Hayling Island golf club

by Sue Payne (Local History Group 2)

It was in 1880 that a letter in The Field from Rev. J. Cumming Macdona, a golf “missionary” of the time referred to Mr. Fleetwood Sandeman wanting to establish a golf course on Hayling Island. A meeting took place in 1883 and Fleetwood Sandeman was elected the Club’s first Captain and Rev. Macdona as the first Chairman. The minutes of that meeting are still in existence. A young man, Joseph Lloyd, was hired from Hoylake as the first professional green keeper.

The course of nine holes originally started in front of The Royal Hotel and continued westward on Beach Common. A further nine holes were added in 1884 by leasing land from Sinah Warren. The sand dunes provided the perfect land for a links course and it was in this year that Miss Maud Sandeman founded the Hayling Ladies Section.

In 1894 the leases were transferred to the Club from Fleetwood Sandeman, and thereafter the members controlled the Club. The Club negotiated a long lease for the ground on Sinah Warren in 1897 and a Clubhouse was then built at a cost of £1000.

Famous golfers Harry Vardon and James Braid held an exhibition match in 1902 and in 1905 J.H. Taylor was commissioned, for a fee of £11, to make a “True Links” venue. Not all of Taylor’s suggestions were accepted by the club, but his overall plan went ahead.

In 1912 the Club began negotiating for the freehold of the land from Sinah Warren, but the War delayed the plans until 1924. It was then necessary to redesign the course as the lease ran out on the Beach Common, on which were the first two tees. It was also decided to lease out the land at the Kench, and remove the 13th and 14th holes which were incorporated on the Kench, and which crossed the road. In 1933 the famous course architect Tom Simpson was commissioned and the course was built very much as it is today. Bernard Darwin, a famous golf writer, who after playing the new course, said, “it possesses some of the finest natural seaside golfing country to be found anywhere.”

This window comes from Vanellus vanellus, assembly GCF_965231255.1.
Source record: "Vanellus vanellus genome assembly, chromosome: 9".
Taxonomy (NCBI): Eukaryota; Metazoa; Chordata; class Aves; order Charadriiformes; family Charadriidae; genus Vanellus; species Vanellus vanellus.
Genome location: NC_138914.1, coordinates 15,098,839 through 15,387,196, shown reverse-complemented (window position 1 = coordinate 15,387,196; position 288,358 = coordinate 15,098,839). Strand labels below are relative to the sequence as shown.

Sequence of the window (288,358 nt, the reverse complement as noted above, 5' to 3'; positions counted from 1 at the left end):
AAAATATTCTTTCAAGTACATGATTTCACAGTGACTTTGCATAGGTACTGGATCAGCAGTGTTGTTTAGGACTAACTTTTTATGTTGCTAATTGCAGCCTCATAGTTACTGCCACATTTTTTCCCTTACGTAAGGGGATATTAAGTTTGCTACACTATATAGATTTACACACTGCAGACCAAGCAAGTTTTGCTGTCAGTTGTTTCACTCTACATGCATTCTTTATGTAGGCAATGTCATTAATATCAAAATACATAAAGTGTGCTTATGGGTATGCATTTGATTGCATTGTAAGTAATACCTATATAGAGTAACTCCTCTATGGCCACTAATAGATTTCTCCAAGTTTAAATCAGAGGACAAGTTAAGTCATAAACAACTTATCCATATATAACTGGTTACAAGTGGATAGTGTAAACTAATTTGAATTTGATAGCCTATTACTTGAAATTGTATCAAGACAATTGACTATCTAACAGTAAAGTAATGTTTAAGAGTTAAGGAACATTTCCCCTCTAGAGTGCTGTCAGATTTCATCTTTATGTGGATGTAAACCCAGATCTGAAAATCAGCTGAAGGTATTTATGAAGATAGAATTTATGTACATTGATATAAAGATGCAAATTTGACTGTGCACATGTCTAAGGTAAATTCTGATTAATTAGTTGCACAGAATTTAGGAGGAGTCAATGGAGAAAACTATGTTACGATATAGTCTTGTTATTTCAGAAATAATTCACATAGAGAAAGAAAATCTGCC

The clubhouse was enlarged in 1937 to accommodate the growing number of members and an extra floor was added to provide a lounge. This building remained until 2001 when a new clubhouse was built, replacing the old one.

During the Second World War the land to the west of the seventh tee was requisitioned by the Defence Department to erect anti-aircraft gun batteries. Evidence of these batteries and bomb craters can still be seen, despite repairs carried out at the end of the war. The 13th green had been totally buried under sand and was relocated near the ferry clubhouse.
Gravel had been extracted from the course for many years, but in 1938 a member suggested that some of these small extraction areas could be used to form a lake which would solve the Club’s course watering problems. Gravel extraction continued afterwards in a more organised fashion at one end of the lake. It is now a haven for birds and the water is leased to fishermen.

The sea has eroded the course at times; in 1930 high tides washed over the second green and up the third fairway, and in 1980 the southern fencing was washed away. Three new groynes have helped to stop further erosion.

The year 1949 saw a major change in the administrative set-up of the Club. The assets of Hayling Golf Club were sold to the present company, The Hayling Golf Club Ltd., in exchange for shares, which were vested in the Trustees of the Club. This was important, in view of the fact that the land held by the Club is freehold, including the foreshore from the Clubhouse to the Ferry, along with income from shingle and rents hand to be administered.

Hayling golf course forms part of Sinah Common (Site of Special Scientific Interest). The SSSI comprises a diversity of maritime habitats including the most extensive vegetated shingle beach and sand dunes system in Hampshire. The course is sympathetically managed, in an agreement with Natural England, to take into account the needs of golfers and the biodiversity found there.

Sources:

  • Hayling Golf Club – A Natural place for Golf by Neil Blackey and Roger Thompson
  • Hayling Golf Club Centenary Brochure